Copper enhances cellular and network excitabilities, and improves temporal processing in the rat hippocampus
MetadataShow full item record
Copper, an ion with many important metabolic functions, has also been proposed to have a role as modulator on neuronal function, mostly based on its effects on voltage- and neurotransmitter-gated conductance as well as on neurological symptoms of patients with altered copper homeostasis. Nevertheless, the mechanisms by which copper exerts its neuromodulatory effects have not been clearly established in a functional neuronal network. Using rat hippocampus slices as a neuronal network model, the effects of copper in the range of 10–100 nM were tested on the intrinsic, synaptic and network properties of the CA1 region. Most of the previously described effects of this cation were in the micromolar range of copper concentrations. The current results indicate that copper is a multifaceted neuromodulator, having effects that may be grouped into two categories: (i) activity enhancement, by modulating synaptic communication and action potential (AP) conductances; and (ii) temporal processing and correlation extraction, by improving reliability and depressing inhibition. Specifically it was found that copper hyperpolarizes AP firing threshold, enhances neuronal and network excitability, modifies CA3–CA1 pathway gain, enhances the frequency of spontaneous synaptic events, decreases inhibitory network activity, and improves AP timing reliability. Moreover, copper chelation by bathocuproine decreases spontaneous network spiking activity. These results allow the proposal that copper affects the network activity from cellular to circuit levels on a moment-by-moment basis, and should be considered a crucial functional component of hippocampal neuronal circuitry.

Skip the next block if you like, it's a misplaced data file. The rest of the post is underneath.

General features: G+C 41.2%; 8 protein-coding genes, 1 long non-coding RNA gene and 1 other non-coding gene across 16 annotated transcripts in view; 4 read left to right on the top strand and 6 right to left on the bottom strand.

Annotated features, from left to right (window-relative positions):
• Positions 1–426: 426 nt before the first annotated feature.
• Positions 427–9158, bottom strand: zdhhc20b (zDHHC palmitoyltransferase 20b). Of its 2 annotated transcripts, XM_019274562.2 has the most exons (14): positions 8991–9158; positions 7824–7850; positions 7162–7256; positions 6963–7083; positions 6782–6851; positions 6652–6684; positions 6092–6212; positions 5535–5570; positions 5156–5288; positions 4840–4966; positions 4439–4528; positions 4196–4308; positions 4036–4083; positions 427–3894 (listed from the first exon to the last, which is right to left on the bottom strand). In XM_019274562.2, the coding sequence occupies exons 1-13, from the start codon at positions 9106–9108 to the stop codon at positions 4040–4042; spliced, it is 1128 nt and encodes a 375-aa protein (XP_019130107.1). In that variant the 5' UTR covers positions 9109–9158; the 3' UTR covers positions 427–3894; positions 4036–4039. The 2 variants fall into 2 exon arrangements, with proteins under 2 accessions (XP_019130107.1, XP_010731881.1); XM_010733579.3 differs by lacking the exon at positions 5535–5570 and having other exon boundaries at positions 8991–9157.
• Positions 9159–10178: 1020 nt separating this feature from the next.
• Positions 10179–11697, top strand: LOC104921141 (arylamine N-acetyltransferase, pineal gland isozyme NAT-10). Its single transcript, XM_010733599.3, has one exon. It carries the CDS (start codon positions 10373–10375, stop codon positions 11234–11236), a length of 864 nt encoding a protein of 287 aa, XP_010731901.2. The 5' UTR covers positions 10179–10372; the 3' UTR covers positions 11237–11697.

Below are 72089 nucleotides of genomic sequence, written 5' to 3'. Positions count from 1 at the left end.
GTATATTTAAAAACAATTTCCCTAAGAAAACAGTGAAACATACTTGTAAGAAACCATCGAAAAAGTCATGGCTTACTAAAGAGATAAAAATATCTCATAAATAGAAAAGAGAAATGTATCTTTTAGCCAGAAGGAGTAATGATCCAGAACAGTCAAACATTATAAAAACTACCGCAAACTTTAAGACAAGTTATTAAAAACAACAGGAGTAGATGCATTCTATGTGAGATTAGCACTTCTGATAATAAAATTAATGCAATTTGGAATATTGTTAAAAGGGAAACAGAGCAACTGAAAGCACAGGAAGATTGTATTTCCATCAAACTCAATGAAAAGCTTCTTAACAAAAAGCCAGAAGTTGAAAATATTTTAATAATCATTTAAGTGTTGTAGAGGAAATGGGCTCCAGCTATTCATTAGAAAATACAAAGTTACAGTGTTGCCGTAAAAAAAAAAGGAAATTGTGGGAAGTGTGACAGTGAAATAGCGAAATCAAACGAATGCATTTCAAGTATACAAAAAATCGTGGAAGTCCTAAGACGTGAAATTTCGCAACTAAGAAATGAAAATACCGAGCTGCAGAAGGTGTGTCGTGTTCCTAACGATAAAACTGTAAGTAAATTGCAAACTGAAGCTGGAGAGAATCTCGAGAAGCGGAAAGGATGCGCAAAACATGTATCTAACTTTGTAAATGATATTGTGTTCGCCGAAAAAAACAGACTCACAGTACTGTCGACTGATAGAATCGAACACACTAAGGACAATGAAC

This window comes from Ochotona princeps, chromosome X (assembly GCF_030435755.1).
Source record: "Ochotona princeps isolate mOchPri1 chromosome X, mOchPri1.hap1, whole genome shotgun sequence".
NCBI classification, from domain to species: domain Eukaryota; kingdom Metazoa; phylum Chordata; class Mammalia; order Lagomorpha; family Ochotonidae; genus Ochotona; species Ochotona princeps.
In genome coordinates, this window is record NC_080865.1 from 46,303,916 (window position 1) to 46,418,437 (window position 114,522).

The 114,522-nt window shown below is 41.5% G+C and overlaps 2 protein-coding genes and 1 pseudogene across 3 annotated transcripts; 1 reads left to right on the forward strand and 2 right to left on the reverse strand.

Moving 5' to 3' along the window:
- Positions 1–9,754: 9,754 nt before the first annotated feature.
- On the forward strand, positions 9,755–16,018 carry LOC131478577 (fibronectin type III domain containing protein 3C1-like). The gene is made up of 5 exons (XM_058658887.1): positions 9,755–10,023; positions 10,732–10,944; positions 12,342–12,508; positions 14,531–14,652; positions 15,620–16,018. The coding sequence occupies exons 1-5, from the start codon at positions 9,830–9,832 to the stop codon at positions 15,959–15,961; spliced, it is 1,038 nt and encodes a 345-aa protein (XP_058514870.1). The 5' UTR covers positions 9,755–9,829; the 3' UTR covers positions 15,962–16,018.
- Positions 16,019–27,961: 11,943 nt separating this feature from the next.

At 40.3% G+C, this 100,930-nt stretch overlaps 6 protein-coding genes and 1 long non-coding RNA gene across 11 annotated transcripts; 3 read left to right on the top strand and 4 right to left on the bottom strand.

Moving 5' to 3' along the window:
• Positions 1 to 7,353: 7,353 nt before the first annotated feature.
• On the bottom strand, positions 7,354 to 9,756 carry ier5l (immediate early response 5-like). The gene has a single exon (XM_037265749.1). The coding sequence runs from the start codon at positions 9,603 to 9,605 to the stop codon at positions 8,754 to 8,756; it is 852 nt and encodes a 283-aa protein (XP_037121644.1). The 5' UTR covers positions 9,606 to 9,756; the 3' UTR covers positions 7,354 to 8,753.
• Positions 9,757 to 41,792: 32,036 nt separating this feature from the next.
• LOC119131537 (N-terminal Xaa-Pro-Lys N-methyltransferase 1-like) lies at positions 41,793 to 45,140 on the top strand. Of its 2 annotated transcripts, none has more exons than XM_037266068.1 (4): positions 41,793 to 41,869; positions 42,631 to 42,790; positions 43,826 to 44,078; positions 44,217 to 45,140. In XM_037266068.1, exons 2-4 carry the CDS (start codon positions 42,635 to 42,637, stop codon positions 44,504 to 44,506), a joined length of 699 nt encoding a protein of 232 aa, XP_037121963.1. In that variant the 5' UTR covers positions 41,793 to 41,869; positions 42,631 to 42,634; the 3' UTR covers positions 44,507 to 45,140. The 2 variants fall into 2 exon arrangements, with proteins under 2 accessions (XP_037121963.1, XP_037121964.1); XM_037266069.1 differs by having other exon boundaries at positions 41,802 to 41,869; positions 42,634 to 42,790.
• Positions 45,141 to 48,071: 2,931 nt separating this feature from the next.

Artículo de publicación ISI
Quote ItemEuropean Journal of Neuroscience, Vol. 42, pp. 3066–3080, 2015
The following license files are associated with this item: